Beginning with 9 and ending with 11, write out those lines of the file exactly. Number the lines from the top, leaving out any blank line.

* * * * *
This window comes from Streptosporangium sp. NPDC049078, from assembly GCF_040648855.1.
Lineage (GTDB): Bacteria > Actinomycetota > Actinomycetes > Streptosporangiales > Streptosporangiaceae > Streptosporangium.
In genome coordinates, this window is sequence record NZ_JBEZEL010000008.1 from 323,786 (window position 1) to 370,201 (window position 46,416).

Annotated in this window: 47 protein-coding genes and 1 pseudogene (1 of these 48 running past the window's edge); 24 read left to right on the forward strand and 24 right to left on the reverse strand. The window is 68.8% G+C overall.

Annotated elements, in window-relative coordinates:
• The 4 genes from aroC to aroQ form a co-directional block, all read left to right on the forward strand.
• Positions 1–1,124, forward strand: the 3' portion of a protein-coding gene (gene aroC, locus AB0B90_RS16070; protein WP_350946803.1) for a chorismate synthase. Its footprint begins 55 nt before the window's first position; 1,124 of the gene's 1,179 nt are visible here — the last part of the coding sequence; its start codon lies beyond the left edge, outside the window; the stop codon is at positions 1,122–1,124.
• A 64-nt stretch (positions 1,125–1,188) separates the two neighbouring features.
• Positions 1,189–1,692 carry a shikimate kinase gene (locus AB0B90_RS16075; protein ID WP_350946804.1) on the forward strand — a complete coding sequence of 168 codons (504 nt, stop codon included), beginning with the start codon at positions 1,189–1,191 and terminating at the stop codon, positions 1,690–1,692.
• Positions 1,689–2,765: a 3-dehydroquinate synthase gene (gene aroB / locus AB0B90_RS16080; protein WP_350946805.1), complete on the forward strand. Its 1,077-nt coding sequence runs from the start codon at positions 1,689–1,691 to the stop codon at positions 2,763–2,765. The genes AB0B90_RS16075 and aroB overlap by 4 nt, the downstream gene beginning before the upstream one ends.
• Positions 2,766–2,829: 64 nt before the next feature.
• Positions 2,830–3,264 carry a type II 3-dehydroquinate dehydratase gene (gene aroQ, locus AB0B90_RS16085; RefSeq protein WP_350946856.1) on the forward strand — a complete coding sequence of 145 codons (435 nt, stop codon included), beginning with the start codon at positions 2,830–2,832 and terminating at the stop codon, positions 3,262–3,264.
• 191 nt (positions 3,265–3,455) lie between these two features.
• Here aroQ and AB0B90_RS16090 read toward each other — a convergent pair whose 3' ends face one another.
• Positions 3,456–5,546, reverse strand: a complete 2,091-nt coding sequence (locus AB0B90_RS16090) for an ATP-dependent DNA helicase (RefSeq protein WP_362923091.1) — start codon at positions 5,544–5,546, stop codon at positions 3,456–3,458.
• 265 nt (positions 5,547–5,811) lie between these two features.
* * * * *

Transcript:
• Positions 1,189–1,692 carry a shikimate kinase gene (locus AB0B90_RS16075; protein ID WP_350946804.1) on the forward strand — a complete coding sequence of 168 codons (504 nt, stop codon included), beginning with the start codon at positions 1,189–1,191 and terminating at the stop codon, positions 1,690–1,692.
• Positions 1,689–2,765: a 3-dehydroquinate synthase gene (gene aroB / locus AB0B90_RS16080; protein WP_350946805.1), complete on the forward strand. Its 1,077-nt coding sequence runs from the start codon at positions 1,689–1,691 to the stop codon at positions 2,763–2,765. The genes AB0B90_RS16075 and aroB overlap by 4 nt, the downstream gene beginning before the upstream one ends.
• Positions 2,766–2,829: 64 nt before the next feature.